This is the fifth in an ongoing series of articles on Aging in Shambhala. To read the previous articles, please click here. Contributions to the monthly column, “Aging in Shambhala” are welcome. Please contact Andrea Sherman at: [email protected]

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6 responses to “ On Aging: My Big Yellow File ”
  1. Pam Dreiling
    Apr 5, 2013

    thank you, Richard, and commenters for the helpful information and good reminder to take care of this business.

  2. phyllis segura
    Sep 4, 2012

    Yes, glad to see this. There is also something somewhere on one of the Shambhala sites about Shambhala funeral arrangements. I found it once but not sure where now. Also, at this very moment, I have been reading “Dying with Confidence” by Anyen Rinpoche and in it he outlines what should go in a Dharma Box, as that is what he calls it. There is a long check list on page 39. It includes an extra mala and a photo of yourself kneeling with palsm together if you wish to have a lama perform phowa or chod for you. I would also recommend having a Health Proxy, someone who knows what to do through a medical process. Including instructions for non-Buddhist family members is also a good one. I don’t know about making our survivors do all sorts of errands though…a friend died recently and he wanted part of his ashes to go on the glaciers in Alaska so his executor had to do it. Though leaving funds for someone to spread your ashes somewhere you know they have always wanted to go could be a nice bye-bye gift!

  3. Judith Smith
    Sep 4, 2012

    Richard, this suggestion is totally brilliant! For a long time, I’ve had a normal sized envelope on my desk, marked “In the Event of my Death” (with a copy delivered also to the Executor) — but you have pointed out that it is too abbreviated, and I will now take it upon myself to expand it. Indeed, this is so generous and a great kindness to “everyone” who will be involved around our death. Thank you thank you for this. And many thanks to the additional suggestions posted by Ms. Reichhardt and Ms. Elliott.

    Also, perhaps the article could be re-submitted every so often, as new people come and go in their memberships. Come to think of it, I might just post it on Facebook. (Hope that isn’t illegal.)

  4. Fay Elliott
    Jun 9, 2012

    Ann makes a very important point above. When my husband was incapacitated in a car accident, I had to sue for his guardianship which was a very costly and time consuming process because I did not have his power of attorney.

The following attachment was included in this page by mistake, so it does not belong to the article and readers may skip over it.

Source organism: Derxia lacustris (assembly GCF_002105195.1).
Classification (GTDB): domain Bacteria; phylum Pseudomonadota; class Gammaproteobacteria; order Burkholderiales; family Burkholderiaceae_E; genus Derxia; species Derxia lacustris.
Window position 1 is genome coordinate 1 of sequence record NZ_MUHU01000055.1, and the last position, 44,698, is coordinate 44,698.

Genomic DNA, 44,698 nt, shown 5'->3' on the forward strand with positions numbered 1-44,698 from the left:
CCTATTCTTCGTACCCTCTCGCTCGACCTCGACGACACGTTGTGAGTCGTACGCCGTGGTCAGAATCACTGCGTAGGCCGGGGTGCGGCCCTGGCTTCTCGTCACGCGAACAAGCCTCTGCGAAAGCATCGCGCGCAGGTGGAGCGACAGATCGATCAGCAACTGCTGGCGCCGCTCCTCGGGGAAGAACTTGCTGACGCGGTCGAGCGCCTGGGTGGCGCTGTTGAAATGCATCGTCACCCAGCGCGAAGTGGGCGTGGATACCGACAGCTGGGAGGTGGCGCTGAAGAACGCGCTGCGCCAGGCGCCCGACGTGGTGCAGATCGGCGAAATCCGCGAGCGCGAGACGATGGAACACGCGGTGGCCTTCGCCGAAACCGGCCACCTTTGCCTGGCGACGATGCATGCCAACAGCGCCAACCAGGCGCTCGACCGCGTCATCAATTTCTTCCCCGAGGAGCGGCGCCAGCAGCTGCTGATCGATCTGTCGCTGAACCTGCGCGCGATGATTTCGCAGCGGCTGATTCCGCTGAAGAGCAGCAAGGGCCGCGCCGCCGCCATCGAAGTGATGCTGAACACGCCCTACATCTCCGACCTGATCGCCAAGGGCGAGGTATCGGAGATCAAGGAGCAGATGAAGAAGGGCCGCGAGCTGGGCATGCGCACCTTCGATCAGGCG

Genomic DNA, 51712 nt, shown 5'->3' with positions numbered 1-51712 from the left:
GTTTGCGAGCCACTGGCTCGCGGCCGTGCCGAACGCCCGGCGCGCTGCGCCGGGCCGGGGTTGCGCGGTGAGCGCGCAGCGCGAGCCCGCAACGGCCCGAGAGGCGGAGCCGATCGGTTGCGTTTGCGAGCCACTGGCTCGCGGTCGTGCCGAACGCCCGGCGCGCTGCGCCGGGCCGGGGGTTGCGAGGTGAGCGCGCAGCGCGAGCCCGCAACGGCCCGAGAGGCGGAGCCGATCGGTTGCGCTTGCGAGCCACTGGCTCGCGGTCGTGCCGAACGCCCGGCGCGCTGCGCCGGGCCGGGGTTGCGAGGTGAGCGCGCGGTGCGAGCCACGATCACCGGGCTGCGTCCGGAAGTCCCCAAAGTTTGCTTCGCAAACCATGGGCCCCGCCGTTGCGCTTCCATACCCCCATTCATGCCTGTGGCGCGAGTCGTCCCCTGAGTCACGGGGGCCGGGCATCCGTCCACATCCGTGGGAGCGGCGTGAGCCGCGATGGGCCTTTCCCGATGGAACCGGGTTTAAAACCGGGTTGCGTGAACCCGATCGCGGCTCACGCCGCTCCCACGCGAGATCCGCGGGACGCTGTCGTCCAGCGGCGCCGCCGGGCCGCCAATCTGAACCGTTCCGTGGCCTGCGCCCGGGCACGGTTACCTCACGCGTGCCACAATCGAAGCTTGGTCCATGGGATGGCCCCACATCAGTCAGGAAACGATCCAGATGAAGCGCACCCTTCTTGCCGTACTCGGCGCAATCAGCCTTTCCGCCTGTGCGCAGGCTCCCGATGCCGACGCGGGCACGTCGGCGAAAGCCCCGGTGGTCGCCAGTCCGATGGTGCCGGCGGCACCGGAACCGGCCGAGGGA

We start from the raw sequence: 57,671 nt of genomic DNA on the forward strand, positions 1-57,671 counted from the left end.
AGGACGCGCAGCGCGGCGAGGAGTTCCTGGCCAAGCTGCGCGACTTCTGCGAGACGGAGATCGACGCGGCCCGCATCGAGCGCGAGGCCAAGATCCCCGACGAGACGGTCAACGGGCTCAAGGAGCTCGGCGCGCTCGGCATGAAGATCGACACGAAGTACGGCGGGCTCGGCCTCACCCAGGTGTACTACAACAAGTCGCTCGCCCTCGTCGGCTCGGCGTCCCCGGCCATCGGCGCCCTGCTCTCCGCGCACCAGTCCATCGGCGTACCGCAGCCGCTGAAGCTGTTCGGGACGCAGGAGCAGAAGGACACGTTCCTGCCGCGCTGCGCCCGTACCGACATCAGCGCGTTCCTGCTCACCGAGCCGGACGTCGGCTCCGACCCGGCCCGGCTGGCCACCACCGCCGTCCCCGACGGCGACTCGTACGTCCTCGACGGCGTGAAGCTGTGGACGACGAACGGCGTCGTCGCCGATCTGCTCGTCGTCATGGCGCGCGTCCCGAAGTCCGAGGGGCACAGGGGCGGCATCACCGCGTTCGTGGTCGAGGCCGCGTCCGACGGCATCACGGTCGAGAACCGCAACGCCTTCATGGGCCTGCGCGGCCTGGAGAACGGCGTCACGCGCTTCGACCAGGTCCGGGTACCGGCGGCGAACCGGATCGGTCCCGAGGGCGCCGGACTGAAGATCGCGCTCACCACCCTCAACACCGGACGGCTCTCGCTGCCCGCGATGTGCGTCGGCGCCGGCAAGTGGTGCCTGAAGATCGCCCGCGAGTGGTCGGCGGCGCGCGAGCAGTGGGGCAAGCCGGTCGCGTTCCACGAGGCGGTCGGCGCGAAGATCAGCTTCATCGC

This article is a blessing, and I do hope people will pay attention. My brother died in his sleep last week and fortunately, we had the information we needed. What we didn’t have were his last wishes. We know he wanted to be cremated. We don’t know what to do with the ashes. If anything matters to you about what happens with your body after you die and what kind of services are performed, i.e. Shambhala Buddhist or otherwise, these need to be spelled out in writing to assist your family and reduce confusion and disagreements after your death.

    I plan to include in my file letters I have already written to my family members and new updated versions as the years pass and our relationships change and grow.

    Don’t forget computer and cellphone passwords if someone needs access to these to finalize your business.

  5. Ann Reichhardt
    Jun 7, 2012

    Thanks, Richard–both my parents died in 2010 within weeks of each other, both after health issues related to old age.

    For me, the two documents that helped me most, beyond their Living Wills, were the GENERAL DURABLE POWER OF ATTORNEY– (essential for taking care of financial issues), as well as the MEDICAL DURABLE POWER OF ATTORNEY– (essential for all medical related issues). Couldn’t have done anything without either of these related to financial or healthcare decisions. No one would have talked to me in hospitals, banks, etc. (on the phone or in person) without my empowerment through these documents. Both totally ESSENTIAL!

    Best, Ann

  6. Thank you Richard! My Mother died this past year and she had all her papers organized,and it really was a gift!
    I am certainly going to do what I have “been meaning to” for months, .thanks for the reminder. Also try to get rid of unnecessary stuff in the house!